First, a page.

Tilling the soil
Imagine this: A 20-something man comes home from war. Shot in the leg, he has a shattered femur. Confined to bed for months, he has little to do. He wants to read tales of knights and war, but only two books are available: one about the lives of the saints and a book on the life of Christ. He begins to imagine himself in the scenes he reads. Like saints Dominic and Francis and Jesus, he sees himself caring for the poor, talking about God with companions, giving people hope.
Filled with deep consoling feelings, this young man’s life takes a sharp turn. Sort of a party guy before, he makes a conscious effort to become other-centered rather than self-centered. He gradually comes to realize how God has gifted him with life. Filled with gratitude, he decides to devote the rest of his life to serving God. But how to do that remains elusive.
This is the story of St. Ignatius of Loyola.
The road was not always easy. At the small town of Montserrat in a chapel dedicated to Mary, the Mother of God, Ignatius prayed and gave up his sword. Then he spent nearly a year in a small Spanish town named Manresa in prayer and fasting and serving the poor. His deepest desires surfaced: speaking about God with others, caring for the poor, helping souls, but all these required more intense education, even going back to the beginning.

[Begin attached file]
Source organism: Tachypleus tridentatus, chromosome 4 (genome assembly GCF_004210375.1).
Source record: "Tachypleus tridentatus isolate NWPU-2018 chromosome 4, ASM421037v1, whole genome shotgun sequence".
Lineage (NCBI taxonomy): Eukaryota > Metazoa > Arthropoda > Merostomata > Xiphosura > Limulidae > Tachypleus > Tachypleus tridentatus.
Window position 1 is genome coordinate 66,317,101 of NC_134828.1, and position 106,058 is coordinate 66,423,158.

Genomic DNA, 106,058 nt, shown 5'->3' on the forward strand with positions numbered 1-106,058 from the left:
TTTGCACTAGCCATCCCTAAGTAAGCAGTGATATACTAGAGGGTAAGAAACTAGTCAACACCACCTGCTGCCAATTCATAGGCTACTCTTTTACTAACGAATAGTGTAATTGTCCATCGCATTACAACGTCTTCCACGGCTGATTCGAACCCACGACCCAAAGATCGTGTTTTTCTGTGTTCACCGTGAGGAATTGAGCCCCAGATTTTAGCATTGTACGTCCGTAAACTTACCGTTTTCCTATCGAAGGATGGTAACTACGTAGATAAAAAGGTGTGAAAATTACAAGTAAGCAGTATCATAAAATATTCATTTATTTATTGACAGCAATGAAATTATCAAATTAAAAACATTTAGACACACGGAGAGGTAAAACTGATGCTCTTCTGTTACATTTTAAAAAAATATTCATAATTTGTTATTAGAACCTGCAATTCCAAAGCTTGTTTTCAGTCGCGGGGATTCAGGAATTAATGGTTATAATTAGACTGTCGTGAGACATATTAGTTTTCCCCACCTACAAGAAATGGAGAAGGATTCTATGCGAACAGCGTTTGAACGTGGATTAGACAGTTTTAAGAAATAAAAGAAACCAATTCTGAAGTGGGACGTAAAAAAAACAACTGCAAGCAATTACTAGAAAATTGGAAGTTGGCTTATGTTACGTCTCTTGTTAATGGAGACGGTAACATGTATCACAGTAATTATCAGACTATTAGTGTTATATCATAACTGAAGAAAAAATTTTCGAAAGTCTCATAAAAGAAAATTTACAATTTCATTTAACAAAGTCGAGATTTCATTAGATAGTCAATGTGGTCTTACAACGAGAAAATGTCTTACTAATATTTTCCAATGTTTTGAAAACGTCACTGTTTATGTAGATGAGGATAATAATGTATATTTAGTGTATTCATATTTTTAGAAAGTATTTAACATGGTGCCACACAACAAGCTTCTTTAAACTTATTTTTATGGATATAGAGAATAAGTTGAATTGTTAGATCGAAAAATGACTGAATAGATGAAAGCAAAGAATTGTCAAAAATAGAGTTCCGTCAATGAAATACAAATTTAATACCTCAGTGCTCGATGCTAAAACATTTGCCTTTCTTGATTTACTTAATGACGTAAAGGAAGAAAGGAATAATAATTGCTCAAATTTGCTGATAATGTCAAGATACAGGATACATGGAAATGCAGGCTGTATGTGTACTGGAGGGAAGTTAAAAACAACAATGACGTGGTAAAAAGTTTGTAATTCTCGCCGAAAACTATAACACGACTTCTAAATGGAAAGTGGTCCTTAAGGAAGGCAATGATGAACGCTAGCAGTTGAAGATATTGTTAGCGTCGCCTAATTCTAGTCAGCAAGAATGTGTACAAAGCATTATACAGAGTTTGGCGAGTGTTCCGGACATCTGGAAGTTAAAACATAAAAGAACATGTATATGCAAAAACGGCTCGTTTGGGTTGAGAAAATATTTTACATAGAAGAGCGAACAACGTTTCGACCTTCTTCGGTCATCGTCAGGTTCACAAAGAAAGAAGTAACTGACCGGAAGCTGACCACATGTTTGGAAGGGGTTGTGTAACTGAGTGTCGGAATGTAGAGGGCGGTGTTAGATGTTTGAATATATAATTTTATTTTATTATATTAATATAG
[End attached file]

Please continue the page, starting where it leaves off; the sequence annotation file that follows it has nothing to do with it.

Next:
Ignatius returned to school and college to learn everything he could. He discovered gifts of attention and imagination and a zeal for spreading the word of God to the far corners of the world. With his college companions, the now-30-something man founded a new religious order of men dedicated to helping souls discover their gifts. He trained those early Jesuits to have deep conversations with others, using his own Spiritual Exercises to reflect on their lives and God’s work in their day-to-day experience. The Spiritual Exercises mirrored his own experience of prayer during those days in the castle while healing, when he used his imagination to place himself in the stories of Jesus in the Gospel.
On July 31 we celebrate the feast day of St. Ignatius of Loyola, the man whose spiritual and pedagogical legacy has touched millions of people during five centuries and continues to touch the thousands of students, alumni, faculty and staff working and studying and worshipping at Jesuit institutions worldwide. We believe the world benefits every day from his gifts and the gifts of those who have been educated and touched by this spiritual journey.
Dr. Susan Mountin, Jour ’71, Grad ’94, director of Manresa for Faculty, helps us till the soil of faith in a quarterly column on Ignatian values.